RE: [HDTV-in-SFbay] Antenna Rules
If all you watch is local television I would suggest never ever go third party delivery. There are however 400+ non local television channels that are available via the third party delivery method and not available via local broadcasters. The choice is yours. Of course if you spend enough time watching television to make the cost a break even point I’d suggest you get a hobby as it might be a good idea.
Third party delivery is not a quality issue as far as I’m concerned. It’s in fact a decision is local broadcast content enough to satisfy the entertainment need? By the way I’ve been a local broadcaster by occupation for 40+ years.
From: HDTV-in-SFbay@yahoogroups.com [mailto: HDTV-in-SFbay@yahoogroups.com ] On Behalf Of Louis R Briones
Sent: Thursday, October 02, 2008 4:53 PM
Subject: Re: [HDTV-in-SFbay] Antenna Rules
What I find that is a bother to me is the fact the small dish providers,
along with Cable providers have the right to mislead the general public as
to the ways they are delivering the local broadcast TV stations, depending
on the area that one lives, knowing very well the the local broadcast
television is not being directly sent to one's receiving device whatever it
might be. I say this as mention by the following message below
"C-Band quality is superior to any other viable delivery method. Almost all
Cable, DirecTV, and Dish Net channels originate from the C-Band Backbone,
the very same C-Band Master Broadcasts we enjoy first generation. Little
dish and cable bandwidth limitations force providers to compress "the crap"
out of the unadulterated C-Band master broadcast, before sending them to
their "Pizza Pan" Satellites, and cable headends. Over compression causes
channels to become fuzzy and colors are washed out. They save by delivering
compressed "sardine TV". Why pay more for over compressed 3rd generation
washed out TV?"
Then you keep hearing in the news of the prices going up three times a year
with false advertisement of Turbo boost HD. What is the meaning of Turbo
boost HD, when it doesn't not make any different as to the way the small
dish receiver is performing in the first place. The quality of the picture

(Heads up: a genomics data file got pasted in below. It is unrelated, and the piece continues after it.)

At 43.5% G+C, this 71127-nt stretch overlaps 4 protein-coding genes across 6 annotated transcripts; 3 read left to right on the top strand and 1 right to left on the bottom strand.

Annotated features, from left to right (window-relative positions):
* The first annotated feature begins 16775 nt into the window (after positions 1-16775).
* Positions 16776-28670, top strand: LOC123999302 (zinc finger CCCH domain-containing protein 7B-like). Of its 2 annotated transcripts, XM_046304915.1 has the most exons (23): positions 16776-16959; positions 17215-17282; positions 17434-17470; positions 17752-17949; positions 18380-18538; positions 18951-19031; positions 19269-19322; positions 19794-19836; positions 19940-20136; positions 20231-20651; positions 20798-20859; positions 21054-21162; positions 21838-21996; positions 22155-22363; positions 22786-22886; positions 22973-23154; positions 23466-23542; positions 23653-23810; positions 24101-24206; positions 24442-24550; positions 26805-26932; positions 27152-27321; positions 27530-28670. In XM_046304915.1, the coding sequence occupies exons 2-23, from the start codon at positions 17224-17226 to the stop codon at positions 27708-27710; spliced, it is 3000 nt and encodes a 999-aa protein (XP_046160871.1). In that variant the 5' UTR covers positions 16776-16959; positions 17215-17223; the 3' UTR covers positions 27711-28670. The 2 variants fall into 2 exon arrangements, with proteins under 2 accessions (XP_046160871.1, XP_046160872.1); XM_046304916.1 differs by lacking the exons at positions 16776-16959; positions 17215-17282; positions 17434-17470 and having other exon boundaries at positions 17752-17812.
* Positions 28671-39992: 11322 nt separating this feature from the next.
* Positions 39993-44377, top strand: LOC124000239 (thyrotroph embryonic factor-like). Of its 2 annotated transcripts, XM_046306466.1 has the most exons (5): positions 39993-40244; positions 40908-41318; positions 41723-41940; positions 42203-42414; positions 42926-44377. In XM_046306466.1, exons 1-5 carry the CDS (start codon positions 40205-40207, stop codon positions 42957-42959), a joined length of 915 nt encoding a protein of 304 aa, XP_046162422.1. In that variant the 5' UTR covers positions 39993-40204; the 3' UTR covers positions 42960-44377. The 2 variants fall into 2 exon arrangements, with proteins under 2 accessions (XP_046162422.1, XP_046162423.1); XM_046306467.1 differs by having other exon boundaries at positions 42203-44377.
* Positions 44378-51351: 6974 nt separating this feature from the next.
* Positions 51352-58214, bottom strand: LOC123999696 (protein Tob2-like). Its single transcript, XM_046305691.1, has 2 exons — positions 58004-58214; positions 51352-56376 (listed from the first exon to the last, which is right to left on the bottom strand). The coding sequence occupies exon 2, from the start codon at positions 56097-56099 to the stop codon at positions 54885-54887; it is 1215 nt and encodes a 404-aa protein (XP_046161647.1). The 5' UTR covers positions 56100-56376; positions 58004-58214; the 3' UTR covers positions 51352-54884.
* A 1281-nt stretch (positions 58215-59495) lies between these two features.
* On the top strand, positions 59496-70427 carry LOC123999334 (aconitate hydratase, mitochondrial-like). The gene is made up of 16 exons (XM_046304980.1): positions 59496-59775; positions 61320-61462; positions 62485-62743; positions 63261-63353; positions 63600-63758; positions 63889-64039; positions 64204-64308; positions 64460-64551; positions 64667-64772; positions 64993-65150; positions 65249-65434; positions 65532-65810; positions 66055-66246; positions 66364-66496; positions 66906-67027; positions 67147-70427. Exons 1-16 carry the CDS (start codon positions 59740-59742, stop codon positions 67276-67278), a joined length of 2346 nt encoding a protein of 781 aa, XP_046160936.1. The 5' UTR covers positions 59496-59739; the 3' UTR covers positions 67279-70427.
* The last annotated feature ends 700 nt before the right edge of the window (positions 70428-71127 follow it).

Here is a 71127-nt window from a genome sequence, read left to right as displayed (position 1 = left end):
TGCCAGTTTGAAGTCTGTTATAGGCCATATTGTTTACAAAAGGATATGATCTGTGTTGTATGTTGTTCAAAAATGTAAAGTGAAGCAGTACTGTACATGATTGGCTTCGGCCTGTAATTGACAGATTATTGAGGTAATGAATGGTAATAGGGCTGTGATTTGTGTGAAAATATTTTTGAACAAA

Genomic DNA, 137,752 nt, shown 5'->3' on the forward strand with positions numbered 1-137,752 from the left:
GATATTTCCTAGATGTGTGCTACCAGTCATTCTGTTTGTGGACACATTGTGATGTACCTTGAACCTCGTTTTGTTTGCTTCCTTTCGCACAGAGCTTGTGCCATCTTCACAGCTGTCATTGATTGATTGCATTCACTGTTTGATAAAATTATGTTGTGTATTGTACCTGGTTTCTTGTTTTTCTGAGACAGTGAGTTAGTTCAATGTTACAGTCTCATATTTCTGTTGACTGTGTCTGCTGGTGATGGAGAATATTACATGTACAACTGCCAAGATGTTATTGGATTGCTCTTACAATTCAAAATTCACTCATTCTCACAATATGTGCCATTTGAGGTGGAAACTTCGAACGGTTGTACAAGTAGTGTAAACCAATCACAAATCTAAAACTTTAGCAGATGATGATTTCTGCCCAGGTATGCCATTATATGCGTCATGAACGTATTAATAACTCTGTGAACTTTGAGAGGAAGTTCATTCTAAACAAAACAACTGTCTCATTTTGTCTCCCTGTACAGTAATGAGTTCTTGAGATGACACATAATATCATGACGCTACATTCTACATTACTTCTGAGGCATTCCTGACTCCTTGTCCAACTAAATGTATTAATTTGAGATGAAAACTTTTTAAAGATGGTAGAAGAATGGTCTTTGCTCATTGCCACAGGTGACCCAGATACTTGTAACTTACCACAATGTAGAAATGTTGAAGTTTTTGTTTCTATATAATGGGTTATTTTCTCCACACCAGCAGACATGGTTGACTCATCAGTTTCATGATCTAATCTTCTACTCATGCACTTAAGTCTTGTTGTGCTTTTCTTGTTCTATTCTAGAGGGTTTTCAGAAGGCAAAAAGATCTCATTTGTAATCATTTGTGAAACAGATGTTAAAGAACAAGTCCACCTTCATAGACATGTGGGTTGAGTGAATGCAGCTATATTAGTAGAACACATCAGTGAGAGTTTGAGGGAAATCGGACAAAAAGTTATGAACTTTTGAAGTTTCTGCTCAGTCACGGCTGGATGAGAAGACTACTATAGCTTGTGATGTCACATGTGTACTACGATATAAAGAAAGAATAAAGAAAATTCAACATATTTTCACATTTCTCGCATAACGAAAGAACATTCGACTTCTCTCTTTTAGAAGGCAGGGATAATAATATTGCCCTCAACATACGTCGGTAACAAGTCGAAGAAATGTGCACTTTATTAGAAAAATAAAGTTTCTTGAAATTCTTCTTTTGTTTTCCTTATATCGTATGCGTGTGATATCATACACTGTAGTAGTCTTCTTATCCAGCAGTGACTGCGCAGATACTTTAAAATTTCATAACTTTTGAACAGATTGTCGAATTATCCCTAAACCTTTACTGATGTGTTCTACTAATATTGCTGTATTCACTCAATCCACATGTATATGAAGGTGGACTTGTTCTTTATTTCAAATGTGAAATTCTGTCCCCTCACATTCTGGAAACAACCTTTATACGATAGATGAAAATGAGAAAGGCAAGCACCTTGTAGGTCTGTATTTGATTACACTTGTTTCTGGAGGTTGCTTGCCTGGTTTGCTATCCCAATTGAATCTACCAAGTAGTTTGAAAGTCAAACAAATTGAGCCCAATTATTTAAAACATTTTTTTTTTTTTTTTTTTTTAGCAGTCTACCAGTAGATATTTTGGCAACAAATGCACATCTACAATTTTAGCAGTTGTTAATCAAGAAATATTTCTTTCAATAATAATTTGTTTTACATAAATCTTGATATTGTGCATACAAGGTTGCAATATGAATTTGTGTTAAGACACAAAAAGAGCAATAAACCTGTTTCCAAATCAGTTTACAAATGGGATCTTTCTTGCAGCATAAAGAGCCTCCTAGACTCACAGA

and the sound is still going to remain the same, with a 2 to 3 second delay,
by the time the signal reaches one's home receiving device. then there is
the fact of the poor quality with the sound and knowing with these small
dish providers and your local cable operator, can not seem to give you as to
what audio bit rate they are using.
What I find interesting is that your local Network TV stations has a much
better quality with respect to the picture and sound and also with their
audio bit rate having a much higher quality.
I agree with the person who has posted the fact as his sound reason for not
paying for a broadcast TV stations when the local TV stations is free in the
first place, and it is not right for one being forced to pay to view a local
broadcast TV station also outline here in this message.
This is a really nice rule. When I fought my city years ago regarding
a long wire HAM antenna, contract law was not preempted but I see now
that it is. I won, btw. Good news for OTA viewers.
You can only put the antenna up in areas you control, however, so the
roof of your apartment building are still off limits. That would not
stop me from going up and installing one and waiting to see if anyone
complained, however... assuming I was prepared to part with the
antenna if someone took it down.
--- In HDTV-in-SFbay@yahoogroups.com, "Richard Swank" <rswank@...>
> Only if the antenna installation is considered a public health or
> issue can it be prevented and that would require a city or countyofficial
> to declare that. It might require or be best to have a buildingpermit if
> everyone gets to fighting over the installation. I believe there isa
> restriction on tower height or a height that a permit is required ifSFbay@yahoogroups.com]
> exceeded. I'm no expert on this however,
> From: HDTV-in-SFbay@yahoogroups.com [mailto:HDTV-in-
> On Behalf Of Nick SayerAlto
> Sent: Thursday, October 02, 2008 11:02 AM
> To: HDTV-in-SFbay@yahoogroups.com
> Subject: [HDTV-in-SFbay] Re: Can't get KNTV digital signal in Palo
> --- In HDTV-in-SFbay@ <mailto:HDTV-in-SFbay%40yahoogroups.com>
> yahoogroups.com, "Louis R Briones" <cbandman1949@> wrote: